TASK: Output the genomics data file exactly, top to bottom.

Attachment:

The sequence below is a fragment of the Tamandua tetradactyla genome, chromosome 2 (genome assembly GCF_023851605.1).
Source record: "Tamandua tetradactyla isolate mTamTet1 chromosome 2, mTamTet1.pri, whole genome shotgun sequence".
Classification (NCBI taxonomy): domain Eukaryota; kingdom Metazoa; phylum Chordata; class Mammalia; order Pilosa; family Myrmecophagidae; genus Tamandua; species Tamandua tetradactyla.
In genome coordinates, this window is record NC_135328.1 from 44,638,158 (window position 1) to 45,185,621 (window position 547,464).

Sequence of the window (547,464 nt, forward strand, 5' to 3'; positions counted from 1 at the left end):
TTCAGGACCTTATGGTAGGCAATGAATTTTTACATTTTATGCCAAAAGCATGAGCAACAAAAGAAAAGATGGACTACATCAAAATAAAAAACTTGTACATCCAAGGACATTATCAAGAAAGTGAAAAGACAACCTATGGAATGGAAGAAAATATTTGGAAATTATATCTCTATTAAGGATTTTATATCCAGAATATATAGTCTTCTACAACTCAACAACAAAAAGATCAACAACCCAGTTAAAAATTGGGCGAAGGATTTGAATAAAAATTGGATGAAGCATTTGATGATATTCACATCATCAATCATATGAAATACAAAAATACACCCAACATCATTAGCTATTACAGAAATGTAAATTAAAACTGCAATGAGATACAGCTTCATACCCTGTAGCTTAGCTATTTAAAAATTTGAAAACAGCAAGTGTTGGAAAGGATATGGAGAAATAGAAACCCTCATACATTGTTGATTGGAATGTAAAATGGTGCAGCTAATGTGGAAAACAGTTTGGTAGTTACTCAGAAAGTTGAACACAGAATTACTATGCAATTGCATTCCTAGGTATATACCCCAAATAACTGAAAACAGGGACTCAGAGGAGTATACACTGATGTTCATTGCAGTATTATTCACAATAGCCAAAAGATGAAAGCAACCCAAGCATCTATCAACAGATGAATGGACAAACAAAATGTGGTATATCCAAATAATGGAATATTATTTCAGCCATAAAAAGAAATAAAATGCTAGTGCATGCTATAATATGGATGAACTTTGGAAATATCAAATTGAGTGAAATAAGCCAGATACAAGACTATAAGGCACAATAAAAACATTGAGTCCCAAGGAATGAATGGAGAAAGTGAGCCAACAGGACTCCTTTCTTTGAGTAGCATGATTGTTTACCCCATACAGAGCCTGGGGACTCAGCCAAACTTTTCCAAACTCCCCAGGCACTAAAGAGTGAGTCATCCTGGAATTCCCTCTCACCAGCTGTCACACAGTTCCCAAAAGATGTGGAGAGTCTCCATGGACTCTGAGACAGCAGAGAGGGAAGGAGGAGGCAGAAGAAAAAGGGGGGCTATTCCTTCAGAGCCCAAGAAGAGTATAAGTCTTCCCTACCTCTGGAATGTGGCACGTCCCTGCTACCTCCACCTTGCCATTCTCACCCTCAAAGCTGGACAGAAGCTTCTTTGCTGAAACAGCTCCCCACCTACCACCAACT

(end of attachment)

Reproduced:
The sequence below is a fragment of the Tamandua tetradactyla genome, chromosome 2 (genome assembly GCF_023851605.1).
Source record: "Tamandua tetradactyla isolate mTamTet1 chromosome 2, mTamTet1.pri, whole genome shotgun sequence".
Classification (NCBI taxonomy): domain Eukaryota; kingdom Metazoa; phylum Chordata; class Mammalia; order Pilosa; family Myrmecophagidae; genus Tamandua; species Tamandua tetradactyla.
In genome coordinates, this window is record NC_135328.1 from 44,638,158 (window position 1) to 45,185,621 (window position 547,464).

Sequence of the window (547,464 nt, forward strand, 5' to 3'; positions counted from 1 at the left end):
TTCAGGACCTTATGGTAGGCAATGAATTTTTACATTTTATGCCAAAAGCATGAGCAACAAAAGAAAAGATGGACTACATCAAAATAAAAAACTTGTACATCCAAGGACATTATCAAGAAAGTGAAAAGACAACCTATGGAATGGAAGAAAATATTTGGAAATTATATCTCTATTAAGGATTTTATATCCAGAATATATAGTCTTCTACAACTCAACAACAAAAAGATCAACAACCCAGTTAAAAATTGGGCGAAGGATTTGAATAAAAATTGGATGAAGCATTTGATGATATTCACATCATCAATCATATGAAATACAAAAATACACCCAACATCATTAGCTATTACAGAAATGTAAATTAAAACTGCAATGAGATACAGCTTCATACCCTGTAGCTTAGCTATTTAAAAATTTGAAAACAGCAAGTGTTGGAAAGGATATGGAGAAATAGAAACCCTCATACATTGTTGATTGGAATGTAAAATGGTGCAGCTAATGTGGAAAACAGTTTGGTAGTTACTCAGAAAGTTGAACACAGAATTACTATGCAATTGCATTCCTAGGTATATACCCCAAATAACTGAAAACAGGGACTCAGAGGAGTATACACTGATGTTCATTGCAGTATTATTCACAATAGCCAAAAGATGAAAGCAACCCAAGCATCTATCAACAGATGAATGGACAAACAAAATGTGGTATATCCAAATAATGGAATATTATTTCAGCCATAAAAAGAAATAAAATGCTAGTGCATGCTATAATATGGATGAACTTTGGAAATATCAAATTGAGTGAAATAAGCCAGATACAAGACTATAAGGCACAATAAAAACATTGAGTCCCAAGGAATGAATGGAGAAAGTGAGCCAACAGGACTCCTTTCTTTGAGTAGCATGATTGTTTACCCCATACAGAGCCTGGGGACTCAGCCAAACTTTTCCAAACTCCCCAGGCACTAAAGAGTGAGTCATCCTGGAATTCCCTCTCACCAGCTGTCACACAGTTCCCAAAAGATGTGGAGAGTCTCCATGGACTCTGAGACAGCAGAGAGGGAAGGAGGAGGCAGAAGAAAAAGGGGGGCTATTCCTTCAGAGCCCAAGAAGAGTATAAGTCTTCCCTACCTCTGGAATGTGGCACGTCCCTGCTACCTCCACCTTGCCATTCTCACCCTCAAAGCTGGACAGAAGCTTCTTTGCTGAAACAGCTCCCCACCTACCACCAACT